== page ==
And the pinch could be severe.

Hotter weather

Projections by Dr. Denise Neilsen, a research scientist at the Pacfic Agri-Food Research Centre in Summerland, suggest that some parts of the Okanagan Valley could post extreme temperatures up to 12°C (22°F) higher within 50 years.

Those increases would accelerate evapotranspiration in orchards and vineyards, boosting water requirements unless steps are taken to better manage demand—­something the province is encouraging.

"When you start targeting the Okanagan and how we’re going to manage water, you really start to look at what we’re doing with our irrigation for agriculture and landscaping," explained Ted van der Gulik, an engineer with the resource management branch of the B.C. ­Ministry of Agriculture and Lands.

Van der Gulik notes that irrigation of agricultural, residential, and commercial properties account for about 85 percent of current water demand. Just 15 percent is for other types of home use. Answers about how much water exists in the Okanagan watershed and what the actual demand is won’t be known until the water study is complete next year, but van der Gulik said it’s clear that the onus of ­management is on those who irrigate.

"We’re probably not going to want to give up any water for agriculture, because we know we’re going to need more water down the road. I don’t think we’re going to be able to get any more water, so the challenge is to be able to make do with what we have," he said. "We’re going to have to manage way better than we do now."

Water metering, which has been in place since 1994 in the South East Kelowna Irrigation District and is being tested in five other districts, is one tool to manage water use, but improving on-farm irrigation systems is also important.

More efficient

A federal-provincial planning initiative administered by the B.C. Fruit Growers’ Association has supported approximately $2 million worth of irrigation upgrades, with grants to orchardists and vineyard owners totalling more than $500,000. The improvements make irrigation systems at least 15 percent more efficient.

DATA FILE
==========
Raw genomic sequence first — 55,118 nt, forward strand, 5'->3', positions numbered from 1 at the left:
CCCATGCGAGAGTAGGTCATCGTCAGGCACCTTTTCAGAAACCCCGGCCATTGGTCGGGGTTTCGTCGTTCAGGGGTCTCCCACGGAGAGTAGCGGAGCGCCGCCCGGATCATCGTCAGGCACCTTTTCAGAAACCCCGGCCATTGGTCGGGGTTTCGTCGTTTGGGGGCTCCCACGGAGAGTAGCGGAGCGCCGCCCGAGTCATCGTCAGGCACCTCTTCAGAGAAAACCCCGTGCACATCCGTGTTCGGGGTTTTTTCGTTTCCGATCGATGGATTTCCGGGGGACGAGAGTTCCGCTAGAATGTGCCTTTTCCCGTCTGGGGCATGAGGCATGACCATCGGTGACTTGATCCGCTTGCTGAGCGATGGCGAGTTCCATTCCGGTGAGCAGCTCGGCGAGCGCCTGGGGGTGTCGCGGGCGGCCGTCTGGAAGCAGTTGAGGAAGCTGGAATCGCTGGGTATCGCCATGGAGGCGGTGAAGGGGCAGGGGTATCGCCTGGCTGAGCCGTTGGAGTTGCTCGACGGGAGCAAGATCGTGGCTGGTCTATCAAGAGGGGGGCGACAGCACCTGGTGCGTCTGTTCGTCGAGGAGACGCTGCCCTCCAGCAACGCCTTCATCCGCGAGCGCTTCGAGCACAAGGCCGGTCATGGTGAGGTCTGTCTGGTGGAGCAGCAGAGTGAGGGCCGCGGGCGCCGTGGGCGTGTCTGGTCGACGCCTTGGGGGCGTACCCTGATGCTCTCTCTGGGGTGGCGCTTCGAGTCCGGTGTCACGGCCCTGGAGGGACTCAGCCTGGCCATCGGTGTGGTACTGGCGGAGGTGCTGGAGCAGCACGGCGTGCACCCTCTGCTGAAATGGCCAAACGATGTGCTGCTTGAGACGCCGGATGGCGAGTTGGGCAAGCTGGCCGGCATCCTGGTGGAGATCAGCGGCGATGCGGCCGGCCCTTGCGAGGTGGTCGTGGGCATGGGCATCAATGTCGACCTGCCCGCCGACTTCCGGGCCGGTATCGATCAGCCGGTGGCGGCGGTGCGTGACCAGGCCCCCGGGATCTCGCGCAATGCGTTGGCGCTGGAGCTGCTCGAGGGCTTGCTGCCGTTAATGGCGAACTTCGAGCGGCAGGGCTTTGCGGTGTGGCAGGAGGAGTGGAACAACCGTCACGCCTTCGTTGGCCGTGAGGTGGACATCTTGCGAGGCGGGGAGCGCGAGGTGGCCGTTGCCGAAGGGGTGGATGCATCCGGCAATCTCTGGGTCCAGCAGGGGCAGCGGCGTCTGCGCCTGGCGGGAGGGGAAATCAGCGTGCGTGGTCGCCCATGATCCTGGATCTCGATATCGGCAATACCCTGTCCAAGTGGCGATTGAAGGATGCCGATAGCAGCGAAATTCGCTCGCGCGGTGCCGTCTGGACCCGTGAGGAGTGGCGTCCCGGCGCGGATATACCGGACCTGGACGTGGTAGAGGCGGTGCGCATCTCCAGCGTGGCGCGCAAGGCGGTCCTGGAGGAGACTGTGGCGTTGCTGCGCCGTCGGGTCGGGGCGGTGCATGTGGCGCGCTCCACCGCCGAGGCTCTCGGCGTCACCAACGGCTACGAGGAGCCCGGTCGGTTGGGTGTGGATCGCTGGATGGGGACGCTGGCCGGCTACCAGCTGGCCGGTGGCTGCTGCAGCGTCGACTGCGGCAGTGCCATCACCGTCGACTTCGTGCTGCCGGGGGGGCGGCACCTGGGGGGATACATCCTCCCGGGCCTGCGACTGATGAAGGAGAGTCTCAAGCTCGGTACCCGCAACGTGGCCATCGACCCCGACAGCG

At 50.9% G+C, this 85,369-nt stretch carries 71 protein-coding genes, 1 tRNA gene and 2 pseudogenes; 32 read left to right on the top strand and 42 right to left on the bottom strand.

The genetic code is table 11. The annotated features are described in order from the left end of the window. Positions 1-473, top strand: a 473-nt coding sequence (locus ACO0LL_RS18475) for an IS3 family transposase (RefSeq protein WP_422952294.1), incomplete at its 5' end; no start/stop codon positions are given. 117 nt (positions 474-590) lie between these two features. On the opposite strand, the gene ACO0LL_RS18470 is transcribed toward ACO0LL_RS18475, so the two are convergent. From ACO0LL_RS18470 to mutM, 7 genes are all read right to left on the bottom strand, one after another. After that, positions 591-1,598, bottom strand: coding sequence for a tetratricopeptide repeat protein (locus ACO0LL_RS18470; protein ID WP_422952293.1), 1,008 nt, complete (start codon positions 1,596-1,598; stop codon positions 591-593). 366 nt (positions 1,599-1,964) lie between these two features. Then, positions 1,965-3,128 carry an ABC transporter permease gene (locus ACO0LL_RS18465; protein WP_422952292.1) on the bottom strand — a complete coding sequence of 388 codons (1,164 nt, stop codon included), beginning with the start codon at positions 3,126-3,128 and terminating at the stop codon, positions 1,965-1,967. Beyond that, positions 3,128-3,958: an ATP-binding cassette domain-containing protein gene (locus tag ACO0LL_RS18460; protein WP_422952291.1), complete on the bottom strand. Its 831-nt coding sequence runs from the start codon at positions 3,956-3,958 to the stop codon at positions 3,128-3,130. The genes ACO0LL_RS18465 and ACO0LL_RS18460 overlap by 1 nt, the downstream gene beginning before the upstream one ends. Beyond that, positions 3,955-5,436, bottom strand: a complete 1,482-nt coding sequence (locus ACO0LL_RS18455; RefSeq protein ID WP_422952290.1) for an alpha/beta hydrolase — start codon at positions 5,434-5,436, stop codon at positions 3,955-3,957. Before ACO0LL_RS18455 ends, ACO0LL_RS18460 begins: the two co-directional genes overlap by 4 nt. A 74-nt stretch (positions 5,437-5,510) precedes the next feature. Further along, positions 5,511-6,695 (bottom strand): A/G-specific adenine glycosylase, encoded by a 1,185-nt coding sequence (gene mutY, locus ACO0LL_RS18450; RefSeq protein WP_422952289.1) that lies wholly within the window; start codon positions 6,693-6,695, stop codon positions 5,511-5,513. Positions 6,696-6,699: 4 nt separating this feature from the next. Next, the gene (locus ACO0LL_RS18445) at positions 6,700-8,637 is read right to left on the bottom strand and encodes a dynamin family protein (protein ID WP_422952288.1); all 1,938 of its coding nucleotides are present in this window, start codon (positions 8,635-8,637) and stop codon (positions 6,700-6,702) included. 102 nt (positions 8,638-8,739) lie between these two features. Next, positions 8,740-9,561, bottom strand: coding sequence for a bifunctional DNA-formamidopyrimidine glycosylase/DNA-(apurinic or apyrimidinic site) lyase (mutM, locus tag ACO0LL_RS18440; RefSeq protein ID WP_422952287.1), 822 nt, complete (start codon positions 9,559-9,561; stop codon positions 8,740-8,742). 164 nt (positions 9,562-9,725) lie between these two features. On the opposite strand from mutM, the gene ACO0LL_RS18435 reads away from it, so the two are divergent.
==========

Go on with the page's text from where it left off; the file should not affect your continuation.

This spring, van der Gulik expects the province to release a host of new on-line tools that pair water study data with real-time climate information to help farmers better gauge irrigation requirements.

The tools include an on-line application that will allow growers to compare their water use with the benchmark for their area, which should tell them if they’re doing a good job or not in managing water. A pilot version will run in Summerland and Vernon prior to its launch in other areas.

A dedicated Web site, www.irrigationbc .com, will help growers establish an irrigation schedule that suits local conditions. Growers will be able to enter soil type, crop type, irrigation system type, area under cultivation, and other variables to determine how frequently and for how long they need to irrigate. "You have to give people the key to see if they’re doing a good job or not," van der Gulik said.

That’s fine by Bennest, who is keen on the growing wealth of information available and the advances being made in technology that help deliver water more efficiently. "It’s a great time to be farming I tell you—it’s really interesting. Really interesting," she said. "It’s not that these [water issues] aren’t real challenges. But I think we’re really well positioned."